March signaled the first bright spot for South Florida hotels after months of declines, according to data released Wednesday by the data and analytics firm STR.
In Miami-Dade County, about 7.1 percent more room nights were sold in March compared to the same month last year. The uptick followed positive results reported in February, following four consecutive months of declining statistics.
Occupancy also rose. Hotels reported nearly 86 percent occupancy — 2 percent higher this March than March 2016. That’s the first time in eight months that hotels have been fuller than during the same month in 2016.
Still, it’s not all good news. The average daily room rate in Miami-Dade dropped nearly 7 percent year over year to about $233 versus about $251 in March 2016. Revenue per available room was down 5 percent and overall revenue was about flat, at 0.3 percent less than last March.
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The market has been flooded with new hotel rooms, with about 5 percent more inventory this March than the same time last year. Other headwinds include struggling economies in Latin America, the strength of the U.S. dollar, the growth of the short-term rental industry and the lingering effects of Zika.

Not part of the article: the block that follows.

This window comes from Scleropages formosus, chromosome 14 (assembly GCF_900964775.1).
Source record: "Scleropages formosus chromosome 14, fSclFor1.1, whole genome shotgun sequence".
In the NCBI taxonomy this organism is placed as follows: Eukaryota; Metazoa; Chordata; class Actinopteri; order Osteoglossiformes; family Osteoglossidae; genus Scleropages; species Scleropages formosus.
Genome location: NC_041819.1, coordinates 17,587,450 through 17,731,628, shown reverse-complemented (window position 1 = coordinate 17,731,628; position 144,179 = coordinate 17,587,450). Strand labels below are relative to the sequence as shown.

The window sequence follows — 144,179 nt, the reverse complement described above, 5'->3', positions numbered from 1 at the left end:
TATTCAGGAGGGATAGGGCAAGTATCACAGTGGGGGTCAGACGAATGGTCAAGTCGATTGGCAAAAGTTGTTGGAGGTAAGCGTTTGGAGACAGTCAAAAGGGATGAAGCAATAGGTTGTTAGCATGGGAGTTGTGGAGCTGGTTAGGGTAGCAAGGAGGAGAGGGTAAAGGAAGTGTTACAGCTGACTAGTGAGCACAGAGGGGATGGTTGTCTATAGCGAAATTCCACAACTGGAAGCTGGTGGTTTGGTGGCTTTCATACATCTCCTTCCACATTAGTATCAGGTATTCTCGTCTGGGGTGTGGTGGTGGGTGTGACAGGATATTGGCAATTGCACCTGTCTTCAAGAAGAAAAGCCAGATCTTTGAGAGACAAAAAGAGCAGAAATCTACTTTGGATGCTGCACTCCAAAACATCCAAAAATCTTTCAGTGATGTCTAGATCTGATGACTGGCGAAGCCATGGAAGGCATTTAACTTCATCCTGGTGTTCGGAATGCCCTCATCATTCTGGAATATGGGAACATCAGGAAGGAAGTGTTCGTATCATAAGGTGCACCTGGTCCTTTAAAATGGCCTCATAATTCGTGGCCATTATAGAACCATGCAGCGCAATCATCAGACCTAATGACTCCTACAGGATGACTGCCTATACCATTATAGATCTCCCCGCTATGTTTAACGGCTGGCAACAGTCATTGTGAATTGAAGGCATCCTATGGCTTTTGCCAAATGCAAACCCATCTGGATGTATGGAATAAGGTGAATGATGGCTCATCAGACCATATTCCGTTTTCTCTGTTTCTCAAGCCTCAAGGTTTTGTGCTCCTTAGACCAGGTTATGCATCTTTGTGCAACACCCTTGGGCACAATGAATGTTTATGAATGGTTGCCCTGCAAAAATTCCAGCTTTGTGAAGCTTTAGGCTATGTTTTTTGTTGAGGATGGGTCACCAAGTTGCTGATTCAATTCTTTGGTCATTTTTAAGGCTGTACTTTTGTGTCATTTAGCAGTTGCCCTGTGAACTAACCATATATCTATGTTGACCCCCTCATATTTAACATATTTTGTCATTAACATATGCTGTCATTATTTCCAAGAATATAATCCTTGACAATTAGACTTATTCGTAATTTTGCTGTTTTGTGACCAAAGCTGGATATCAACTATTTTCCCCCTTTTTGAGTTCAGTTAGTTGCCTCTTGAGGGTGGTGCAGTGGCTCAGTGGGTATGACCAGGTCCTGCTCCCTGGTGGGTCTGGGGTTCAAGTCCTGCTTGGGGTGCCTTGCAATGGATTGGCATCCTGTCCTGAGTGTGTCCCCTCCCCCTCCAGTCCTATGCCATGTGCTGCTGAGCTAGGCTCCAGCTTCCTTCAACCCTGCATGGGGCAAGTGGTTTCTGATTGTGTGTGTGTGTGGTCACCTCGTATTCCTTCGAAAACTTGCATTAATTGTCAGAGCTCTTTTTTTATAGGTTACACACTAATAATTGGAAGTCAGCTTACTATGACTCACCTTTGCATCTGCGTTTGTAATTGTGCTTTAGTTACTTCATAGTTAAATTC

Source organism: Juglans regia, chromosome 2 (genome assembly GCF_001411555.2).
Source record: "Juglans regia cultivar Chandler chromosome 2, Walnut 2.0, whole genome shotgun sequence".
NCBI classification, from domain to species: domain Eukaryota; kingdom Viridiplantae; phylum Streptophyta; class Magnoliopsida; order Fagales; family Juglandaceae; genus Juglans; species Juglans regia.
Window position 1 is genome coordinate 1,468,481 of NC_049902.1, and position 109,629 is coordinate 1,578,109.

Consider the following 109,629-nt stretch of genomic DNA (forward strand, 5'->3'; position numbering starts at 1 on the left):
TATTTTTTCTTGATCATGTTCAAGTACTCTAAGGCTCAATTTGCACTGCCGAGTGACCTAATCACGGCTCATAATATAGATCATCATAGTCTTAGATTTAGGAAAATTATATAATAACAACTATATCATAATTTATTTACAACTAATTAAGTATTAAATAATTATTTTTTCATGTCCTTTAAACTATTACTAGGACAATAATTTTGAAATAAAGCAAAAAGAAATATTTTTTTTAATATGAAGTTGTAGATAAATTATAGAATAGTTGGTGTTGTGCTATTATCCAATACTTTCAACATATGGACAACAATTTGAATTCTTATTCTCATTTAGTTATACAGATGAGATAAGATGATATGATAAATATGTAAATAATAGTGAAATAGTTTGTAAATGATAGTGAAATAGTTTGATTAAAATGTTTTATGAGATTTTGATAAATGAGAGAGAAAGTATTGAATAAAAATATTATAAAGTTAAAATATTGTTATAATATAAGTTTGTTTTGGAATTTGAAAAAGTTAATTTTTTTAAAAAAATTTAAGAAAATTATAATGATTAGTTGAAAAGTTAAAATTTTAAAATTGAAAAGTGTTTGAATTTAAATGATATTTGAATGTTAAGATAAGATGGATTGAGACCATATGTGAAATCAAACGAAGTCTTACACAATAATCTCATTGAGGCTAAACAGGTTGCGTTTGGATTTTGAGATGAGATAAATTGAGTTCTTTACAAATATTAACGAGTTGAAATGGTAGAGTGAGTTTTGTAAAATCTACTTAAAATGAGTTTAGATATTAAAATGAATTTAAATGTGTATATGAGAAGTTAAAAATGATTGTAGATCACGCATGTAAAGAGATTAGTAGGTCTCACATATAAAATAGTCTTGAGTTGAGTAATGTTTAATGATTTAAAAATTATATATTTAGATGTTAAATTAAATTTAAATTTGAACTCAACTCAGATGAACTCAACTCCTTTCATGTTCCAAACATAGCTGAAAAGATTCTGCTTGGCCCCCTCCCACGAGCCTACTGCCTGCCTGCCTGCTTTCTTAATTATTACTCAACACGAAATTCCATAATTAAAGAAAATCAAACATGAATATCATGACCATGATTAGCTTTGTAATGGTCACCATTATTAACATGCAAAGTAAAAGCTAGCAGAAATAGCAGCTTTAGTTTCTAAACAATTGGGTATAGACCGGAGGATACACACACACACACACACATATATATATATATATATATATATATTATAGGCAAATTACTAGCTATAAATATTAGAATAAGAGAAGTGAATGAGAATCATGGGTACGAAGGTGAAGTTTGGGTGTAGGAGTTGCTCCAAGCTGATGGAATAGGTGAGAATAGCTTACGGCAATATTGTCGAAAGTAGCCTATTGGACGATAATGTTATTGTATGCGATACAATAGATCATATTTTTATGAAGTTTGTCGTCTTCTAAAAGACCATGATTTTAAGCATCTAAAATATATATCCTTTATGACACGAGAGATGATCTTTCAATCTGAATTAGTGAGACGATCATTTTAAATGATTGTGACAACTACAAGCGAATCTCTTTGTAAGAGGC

In Broward County, the number of room nights sold was even with March 2016. Even that was good news as it broke a streak of negative performance that began in October.
Hotels also were slightly fuller. Broward occupancy ticked up by 1 percent compared to the previous year, at 87 percent. That, too, was the end of a five-month downward slope.
As in Miami-Dade, hotels in Broward drew less revenue year over year, albeit by a smaller percentage.
The average daily rate at Broward hotels decreased by nearly 3 percent from $185.57 in March 2016 to about $180.51 last month. Revenue per available room was also down nearly 2 percent year over year and overall revenue dropped by almost 3 percent.